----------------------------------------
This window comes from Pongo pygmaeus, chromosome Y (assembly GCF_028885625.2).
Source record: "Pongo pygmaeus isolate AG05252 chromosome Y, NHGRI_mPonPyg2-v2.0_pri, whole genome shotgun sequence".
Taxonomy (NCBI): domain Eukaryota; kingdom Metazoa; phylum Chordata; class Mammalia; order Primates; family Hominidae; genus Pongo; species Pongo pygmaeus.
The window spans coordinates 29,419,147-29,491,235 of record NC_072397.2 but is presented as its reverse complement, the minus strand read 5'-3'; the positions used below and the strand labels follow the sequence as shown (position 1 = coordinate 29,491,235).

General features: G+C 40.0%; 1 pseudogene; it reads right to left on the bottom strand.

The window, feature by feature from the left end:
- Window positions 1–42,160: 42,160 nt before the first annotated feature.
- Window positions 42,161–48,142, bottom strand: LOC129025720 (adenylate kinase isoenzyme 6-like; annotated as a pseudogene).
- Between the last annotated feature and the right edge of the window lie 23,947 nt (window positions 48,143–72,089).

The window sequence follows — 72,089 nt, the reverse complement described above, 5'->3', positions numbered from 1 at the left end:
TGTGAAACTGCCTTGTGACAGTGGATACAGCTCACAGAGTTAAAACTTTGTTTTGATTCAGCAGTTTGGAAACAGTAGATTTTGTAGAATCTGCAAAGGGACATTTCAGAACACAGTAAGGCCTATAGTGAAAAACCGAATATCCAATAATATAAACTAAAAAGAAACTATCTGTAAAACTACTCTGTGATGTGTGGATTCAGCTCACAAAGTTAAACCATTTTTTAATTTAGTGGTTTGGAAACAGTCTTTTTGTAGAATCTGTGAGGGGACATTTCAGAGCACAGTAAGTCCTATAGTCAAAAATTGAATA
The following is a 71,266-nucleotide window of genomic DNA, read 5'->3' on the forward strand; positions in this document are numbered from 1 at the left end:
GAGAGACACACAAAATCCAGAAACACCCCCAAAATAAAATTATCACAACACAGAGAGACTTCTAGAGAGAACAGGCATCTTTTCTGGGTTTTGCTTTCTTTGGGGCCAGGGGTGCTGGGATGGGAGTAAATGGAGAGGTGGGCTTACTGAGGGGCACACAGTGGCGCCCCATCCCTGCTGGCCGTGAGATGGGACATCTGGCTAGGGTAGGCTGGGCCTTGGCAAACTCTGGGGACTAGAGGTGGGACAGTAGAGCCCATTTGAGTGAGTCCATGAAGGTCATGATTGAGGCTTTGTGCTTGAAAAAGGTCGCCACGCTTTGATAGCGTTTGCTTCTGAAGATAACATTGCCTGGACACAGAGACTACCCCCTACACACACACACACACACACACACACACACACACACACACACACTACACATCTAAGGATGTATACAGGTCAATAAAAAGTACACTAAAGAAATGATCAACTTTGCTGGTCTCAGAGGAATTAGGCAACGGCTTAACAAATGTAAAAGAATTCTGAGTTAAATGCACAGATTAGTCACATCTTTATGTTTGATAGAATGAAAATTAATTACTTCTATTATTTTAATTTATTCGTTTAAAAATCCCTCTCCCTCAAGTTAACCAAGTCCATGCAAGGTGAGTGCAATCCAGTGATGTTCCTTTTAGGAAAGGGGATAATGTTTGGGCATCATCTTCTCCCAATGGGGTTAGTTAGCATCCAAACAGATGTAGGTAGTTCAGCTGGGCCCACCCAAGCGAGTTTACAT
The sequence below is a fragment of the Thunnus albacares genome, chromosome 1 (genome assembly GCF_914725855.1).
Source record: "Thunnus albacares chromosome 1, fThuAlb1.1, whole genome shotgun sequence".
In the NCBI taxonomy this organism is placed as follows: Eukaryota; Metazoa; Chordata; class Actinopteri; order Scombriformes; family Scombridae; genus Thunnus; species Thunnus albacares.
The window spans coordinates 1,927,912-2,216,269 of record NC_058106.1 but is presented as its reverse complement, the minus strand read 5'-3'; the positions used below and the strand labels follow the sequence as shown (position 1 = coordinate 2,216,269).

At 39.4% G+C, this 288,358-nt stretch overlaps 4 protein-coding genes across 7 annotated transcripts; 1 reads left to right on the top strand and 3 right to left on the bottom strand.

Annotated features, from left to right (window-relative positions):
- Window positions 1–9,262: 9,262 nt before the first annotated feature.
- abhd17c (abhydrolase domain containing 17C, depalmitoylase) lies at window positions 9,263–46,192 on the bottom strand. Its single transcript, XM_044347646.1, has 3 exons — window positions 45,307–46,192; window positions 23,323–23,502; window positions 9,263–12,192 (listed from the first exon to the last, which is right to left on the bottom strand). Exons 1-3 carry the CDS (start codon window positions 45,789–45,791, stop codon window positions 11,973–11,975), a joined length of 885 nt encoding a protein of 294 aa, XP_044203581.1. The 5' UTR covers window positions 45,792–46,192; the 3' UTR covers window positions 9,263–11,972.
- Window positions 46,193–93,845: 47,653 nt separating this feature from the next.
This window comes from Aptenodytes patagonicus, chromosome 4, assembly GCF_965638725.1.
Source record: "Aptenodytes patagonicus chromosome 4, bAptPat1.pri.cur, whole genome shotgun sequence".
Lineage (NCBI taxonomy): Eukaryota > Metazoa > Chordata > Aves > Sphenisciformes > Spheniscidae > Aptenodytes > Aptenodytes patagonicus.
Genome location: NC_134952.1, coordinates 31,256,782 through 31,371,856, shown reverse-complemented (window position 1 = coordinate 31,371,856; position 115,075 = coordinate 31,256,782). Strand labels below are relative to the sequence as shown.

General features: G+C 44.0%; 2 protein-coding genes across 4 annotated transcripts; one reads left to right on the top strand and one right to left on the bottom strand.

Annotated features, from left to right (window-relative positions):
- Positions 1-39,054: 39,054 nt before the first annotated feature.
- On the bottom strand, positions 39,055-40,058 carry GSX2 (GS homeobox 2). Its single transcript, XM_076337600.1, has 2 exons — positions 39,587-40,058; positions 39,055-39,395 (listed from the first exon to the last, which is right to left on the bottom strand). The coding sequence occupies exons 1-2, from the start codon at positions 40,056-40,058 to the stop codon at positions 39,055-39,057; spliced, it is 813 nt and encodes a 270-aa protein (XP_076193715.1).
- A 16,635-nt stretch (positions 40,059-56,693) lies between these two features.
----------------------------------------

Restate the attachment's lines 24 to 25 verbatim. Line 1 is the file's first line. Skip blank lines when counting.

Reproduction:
Source record: "Aptenodytes patagonicus chromosome 4, bAptPat1.pri.cur, whole genome shotgun sequence".
Lineage (NCBI taxonomy): Eukaryota > Metazoa > Chordata > Aves > Sphenisciformes > Spheniscidae > Aptenodytes > Aptenodytes patagonicus.